This year will be one of the most difficult in Czechia’s history, says Fiala

Czech Republic's newly appointed Prime Minister Petr Fiala starts his governments session at the government headquarters in Prague, Czech Republic, Friday, Dec. 17, 2021. (AP Photo/Petr David Josek)
By Karolina Klaskova
2 Min Read

This year will be one of the most difficult since establishing the independent Czech Republic, according to Czech Prime Minister Petr Fiala. The country will have to deal with the problems caused by inflation, rising energy prices, and the COVID-19 epidemic, according to his speech to the nation on Jan. 1, adding that it will take a long time to solve these issues.

It is necessary to learn to live with COVID-19, is the opinion of Fiala. According to him, the government will try to make the measures as reasonable, adequate, and predictable as possible. He called on citizens to take a responsible approach.

In addition to the pandemic, he said, there is a danger of inflation, which will jeopardize savings and job vacancies and stop the country’s economic growth. He also pointed the high state budget deficit as a serious challenge.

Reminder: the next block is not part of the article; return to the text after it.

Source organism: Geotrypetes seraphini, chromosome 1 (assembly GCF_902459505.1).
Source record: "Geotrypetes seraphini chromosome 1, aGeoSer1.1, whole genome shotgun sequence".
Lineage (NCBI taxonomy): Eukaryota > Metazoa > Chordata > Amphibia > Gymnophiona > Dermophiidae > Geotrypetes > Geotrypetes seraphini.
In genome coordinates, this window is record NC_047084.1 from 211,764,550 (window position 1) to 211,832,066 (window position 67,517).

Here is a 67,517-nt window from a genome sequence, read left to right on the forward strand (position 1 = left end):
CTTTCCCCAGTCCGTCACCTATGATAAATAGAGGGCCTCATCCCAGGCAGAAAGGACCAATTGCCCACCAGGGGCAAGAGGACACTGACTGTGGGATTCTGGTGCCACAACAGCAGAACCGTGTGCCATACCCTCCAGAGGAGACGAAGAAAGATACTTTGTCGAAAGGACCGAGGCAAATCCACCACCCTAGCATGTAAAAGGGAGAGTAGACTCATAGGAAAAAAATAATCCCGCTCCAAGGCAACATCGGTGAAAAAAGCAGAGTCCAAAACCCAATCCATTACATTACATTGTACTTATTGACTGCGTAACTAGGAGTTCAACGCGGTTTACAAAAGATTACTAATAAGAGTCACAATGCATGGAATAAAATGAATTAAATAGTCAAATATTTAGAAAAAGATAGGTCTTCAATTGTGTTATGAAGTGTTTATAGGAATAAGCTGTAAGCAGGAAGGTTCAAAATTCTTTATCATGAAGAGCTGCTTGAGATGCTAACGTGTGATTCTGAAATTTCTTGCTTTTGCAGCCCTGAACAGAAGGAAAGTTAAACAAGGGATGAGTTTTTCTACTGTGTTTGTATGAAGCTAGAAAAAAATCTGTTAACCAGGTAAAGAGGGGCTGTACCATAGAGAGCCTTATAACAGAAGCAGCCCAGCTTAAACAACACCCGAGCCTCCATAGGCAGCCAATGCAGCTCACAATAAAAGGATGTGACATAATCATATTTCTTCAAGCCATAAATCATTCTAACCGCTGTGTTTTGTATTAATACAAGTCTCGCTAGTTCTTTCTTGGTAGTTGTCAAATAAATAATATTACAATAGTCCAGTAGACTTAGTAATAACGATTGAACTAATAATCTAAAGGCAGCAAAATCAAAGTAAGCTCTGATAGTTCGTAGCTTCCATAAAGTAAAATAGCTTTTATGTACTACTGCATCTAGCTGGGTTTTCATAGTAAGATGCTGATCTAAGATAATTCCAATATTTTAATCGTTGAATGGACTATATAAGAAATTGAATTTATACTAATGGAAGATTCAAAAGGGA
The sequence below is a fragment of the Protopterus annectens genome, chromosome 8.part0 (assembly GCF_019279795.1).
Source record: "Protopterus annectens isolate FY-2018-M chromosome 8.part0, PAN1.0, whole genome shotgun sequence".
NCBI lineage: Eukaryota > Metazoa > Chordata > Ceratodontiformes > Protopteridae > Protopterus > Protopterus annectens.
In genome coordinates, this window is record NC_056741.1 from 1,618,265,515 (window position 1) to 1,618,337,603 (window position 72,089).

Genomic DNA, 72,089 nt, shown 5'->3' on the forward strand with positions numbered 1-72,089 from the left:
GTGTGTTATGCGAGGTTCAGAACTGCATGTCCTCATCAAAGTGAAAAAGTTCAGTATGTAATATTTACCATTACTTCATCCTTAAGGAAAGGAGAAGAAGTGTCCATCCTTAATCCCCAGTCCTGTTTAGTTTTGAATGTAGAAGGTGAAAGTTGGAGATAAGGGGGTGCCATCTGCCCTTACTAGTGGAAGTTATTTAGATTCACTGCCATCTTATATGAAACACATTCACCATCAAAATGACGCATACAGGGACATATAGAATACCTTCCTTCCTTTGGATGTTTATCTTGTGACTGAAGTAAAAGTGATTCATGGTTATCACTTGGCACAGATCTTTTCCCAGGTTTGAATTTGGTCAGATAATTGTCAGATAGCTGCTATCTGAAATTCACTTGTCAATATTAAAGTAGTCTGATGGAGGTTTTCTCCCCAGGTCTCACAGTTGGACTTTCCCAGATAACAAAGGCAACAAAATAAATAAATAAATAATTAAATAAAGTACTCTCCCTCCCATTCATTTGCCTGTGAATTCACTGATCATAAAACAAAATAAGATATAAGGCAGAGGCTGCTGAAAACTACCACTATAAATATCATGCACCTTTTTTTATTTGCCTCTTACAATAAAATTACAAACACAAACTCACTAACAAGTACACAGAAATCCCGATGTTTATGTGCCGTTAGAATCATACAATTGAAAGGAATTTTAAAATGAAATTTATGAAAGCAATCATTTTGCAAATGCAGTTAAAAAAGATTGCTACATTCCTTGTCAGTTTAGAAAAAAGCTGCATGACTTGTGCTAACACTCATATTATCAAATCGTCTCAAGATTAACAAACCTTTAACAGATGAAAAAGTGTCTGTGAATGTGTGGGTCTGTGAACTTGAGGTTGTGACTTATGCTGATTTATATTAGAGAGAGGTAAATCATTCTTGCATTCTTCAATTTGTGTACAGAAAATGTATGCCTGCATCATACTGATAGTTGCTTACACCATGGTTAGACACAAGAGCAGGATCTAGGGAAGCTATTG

“These days, we are trying to cut the deficit at least to a bearable level to show that we are serious about dealing with inflation,” the prime minister added.

According to him, solving the problem of high energy prices requires international cooperation.

“On the one hand, there is Russia, which is trying to blackmail Europe and even shows that it is ready for an armed conflict. On the other hand, there are major European states that have decided to invest in fossil fuel independence, almost for at any cost,” said Fiala.

As a way out of the energy crisis, Fiala sees the patient and hard work of government, the search for allies in Europe, progress in the construction of nuclear power units, and support for investment in renewable resources. He promised to help those affected by rising energy prices.

He warned against political populists who he says would promise simple solutions. The prime minister described the Czech Presidency of the EU in the second half of the year as a significant opportunity to give the country a stronger voice.

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